School ends then knife crime carnage begins for London’s children finds Royal London study

London’s school children are most likely to become victims of knife crime after classes finish and they go home, according to a joint study by The Royal London Hospital Major Trauma Unit and Queen Mary University published in the British Medical Journal.

4-6 pm worst time for school children stabbings

The study found that the frequency of attacks in children aged under 16 peaked between 4 pm and 6 pm on school days.

Almost half of the injuries (47 per cent) in children occurred within a one to five km radius from home. This reflects the average distance from home to school for London school children.

The report also shows that children have a higher overall risk of death compared with young adults despite comparable injuries.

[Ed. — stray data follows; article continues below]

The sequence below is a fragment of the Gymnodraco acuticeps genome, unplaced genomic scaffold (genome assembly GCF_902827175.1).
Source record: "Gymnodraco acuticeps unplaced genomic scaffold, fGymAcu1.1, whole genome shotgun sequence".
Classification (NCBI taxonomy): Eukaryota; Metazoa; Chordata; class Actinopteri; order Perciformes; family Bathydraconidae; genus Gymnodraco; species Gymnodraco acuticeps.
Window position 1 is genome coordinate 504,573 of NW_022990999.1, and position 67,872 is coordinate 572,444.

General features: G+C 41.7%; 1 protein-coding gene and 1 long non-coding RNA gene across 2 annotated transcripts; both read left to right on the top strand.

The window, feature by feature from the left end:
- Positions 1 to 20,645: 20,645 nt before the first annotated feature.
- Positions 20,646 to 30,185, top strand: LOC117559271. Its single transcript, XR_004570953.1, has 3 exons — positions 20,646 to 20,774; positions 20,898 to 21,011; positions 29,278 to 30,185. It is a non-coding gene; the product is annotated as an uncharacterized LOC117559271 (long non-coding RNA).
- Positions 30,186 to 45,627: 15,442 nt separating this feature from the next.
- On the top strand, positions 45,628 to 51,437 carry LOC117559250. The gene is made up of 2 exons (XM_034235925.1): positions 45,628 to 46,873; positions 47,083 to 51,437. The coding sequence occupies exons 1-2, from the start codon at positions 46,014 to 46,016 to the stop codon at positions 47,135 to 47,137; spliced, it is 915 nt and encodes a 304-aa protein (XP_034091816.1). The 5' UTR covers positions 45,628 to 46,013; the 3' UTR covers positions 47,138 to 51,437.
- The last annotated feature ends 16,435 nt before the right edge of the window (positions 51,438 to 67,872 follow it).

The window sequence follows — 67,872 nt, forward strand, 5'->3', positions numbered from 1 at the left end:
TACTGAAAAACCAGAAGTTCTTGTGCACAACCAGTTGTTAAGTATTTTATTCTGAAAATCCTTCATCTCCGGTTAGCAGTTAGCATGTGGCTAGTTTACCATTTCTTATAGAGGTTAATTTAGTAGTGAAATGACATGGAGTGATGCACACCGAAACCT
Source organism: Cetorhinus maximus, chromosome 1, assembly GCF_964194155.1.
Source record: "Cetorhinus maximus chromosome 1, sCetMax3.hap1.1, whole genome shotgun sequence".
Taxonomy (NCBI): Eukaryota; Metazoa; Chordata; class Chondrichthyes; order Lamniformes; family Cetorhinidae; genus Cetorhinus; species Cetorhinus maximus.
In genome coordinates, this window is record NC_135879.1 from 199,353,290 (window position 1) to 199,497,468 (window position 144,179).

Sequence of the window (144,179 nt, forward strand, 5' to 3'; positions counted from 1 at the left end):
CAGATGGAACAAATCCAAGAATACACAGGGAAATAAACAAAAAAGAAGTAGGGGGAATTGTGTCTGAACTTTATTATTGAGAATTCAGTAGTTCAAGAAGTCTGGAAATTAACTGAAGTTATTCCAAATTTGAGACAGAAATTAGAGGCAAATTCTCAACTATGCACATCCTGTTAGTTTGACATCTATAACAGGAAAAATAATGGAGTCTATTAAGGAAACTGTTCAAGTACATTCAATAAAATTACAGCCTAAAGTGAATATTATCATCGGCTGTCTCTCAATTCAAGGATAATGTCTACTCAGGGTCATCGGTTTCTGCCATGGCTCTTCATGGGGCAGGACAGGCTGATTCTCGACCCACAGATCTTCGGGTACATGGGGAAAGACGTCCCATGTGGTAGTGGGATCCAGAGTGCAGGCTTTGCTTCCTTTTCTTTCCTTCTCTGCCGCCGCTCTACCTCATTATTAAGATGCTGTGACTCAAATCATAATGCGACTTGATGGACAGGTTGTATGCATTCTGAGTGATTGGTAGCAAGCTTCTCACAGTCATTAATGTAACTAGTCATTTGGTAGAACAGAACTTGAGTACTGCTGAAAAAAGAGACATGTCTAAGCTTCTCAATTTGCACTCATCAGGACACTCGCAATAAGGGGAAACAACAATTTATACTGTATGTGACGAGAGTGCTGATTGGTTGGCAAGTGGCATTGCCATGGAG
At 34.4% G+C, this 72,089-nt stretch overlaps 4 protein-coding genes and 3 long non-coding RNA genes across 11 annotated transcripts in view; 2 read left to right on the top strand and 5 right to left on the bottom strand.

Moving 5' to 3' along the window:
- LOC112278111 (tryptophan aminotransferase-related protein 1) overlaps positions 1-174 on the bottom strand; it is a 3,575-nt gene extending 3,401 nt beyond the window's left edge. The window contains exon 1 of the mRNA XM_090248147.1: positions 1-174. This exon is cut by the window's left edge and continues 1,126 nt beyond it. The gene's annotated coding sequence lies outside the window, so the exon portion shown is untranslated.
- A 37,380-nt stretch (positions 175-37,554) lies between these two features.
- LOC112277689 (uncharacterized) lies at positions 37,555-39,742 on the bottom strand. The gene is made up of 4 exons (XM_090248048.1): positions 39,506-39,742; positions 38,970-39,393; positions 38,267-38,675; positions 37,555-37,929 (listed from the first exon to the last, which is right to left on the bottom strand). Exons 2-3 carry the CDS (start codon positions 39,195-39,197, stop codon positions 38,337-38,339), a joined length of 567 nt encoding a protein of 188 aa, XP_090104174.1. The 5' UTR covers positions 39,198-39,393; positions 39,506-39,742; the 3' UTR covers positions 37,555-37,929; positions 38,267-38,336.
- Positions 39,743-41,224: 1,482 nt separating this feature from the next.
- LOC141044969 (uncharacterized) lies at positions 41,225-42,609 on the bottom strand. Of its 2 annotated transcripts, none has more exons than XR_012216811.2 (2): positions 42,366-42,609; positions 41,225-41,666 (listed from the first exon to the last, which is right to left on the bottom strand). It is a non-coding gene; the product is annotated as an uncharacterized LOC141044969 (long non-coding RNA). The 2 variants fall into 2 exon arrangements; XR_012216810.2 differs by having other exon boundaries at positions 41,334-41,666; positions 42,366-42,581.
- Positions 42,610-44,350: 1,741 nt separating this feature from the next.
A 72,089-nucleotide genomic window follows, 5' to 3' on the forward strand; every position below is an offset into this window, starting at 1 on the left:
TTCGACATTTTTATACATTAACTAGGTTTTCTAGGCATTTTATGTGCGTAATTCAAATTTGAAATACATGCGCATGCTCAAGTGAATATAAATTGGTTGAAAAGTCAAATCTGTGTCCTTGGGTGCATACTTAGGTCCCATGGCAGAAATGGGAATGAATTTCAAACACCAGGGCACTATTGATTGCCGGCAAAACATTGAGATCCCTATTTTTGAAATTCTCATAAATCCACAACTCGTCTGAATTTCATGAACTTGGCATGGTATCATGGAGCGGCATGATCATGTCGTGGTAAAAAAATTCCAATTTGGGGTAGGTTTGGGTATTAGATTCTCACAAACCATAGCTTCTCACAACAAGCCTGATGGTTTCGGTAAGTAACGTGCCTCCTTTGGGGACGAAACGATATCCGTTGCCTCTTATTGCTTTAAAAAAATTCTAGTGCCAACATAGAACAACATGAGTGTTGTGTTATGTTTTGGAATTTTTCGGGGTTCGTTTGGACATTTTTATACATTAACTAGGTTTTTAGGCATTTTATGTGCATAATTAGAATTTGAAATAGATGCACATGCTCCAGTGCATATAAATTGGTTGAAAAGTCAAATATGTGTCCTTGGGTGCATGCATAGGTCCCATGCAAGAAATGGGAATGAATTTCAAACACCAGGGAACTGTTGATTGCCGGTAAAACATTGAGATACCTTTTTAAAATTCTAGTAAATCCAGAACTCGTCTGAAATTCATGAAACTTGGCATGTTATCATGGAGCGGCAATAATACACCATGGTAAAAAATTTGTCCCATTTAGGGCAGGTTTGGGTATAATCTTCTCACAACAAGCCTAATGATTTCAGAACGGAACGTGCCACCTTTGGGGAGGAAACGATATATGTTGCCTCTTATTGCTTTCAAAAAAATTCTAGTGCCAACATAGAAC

Long-term multi-agency approach needed

Karim Brohi

“This work shows that children and young people in London are at risk by simply due to where they live and go to school,” said Karim Brohi, Consultant Trauma Surgeon at Barts Health NHS Trust, Professor of Trauma Sciences at Queen Mary University of London and Director of the London Trauma System. “A long-term multi-agency and community approach is needed if we are to change the culture of violence that now permeates deprive areas of London.

“We can reduce knife violence and unnecessary child deaths, but need long-term evidence-based interventions in education, policing, the community and at home,” said Paul Vulliamy, Surgical Registrar at Barts Health NHS Trust and Clinical Lecturer at Queen Mary University of London’s Centre for Trauma Sciences.

Chances of repeat stabbings dramatically reduced

Since 2013 doctors have been working with the St Giles Trust charity and together have reduced the number of young people repeatedly returning to The Royal London Hospital with further stab injuries from 45 per cent to less than one per cent.

The dramatic reduction is a result of helping young people to turn their lives around including measures such as reintegration with education, employment and family.

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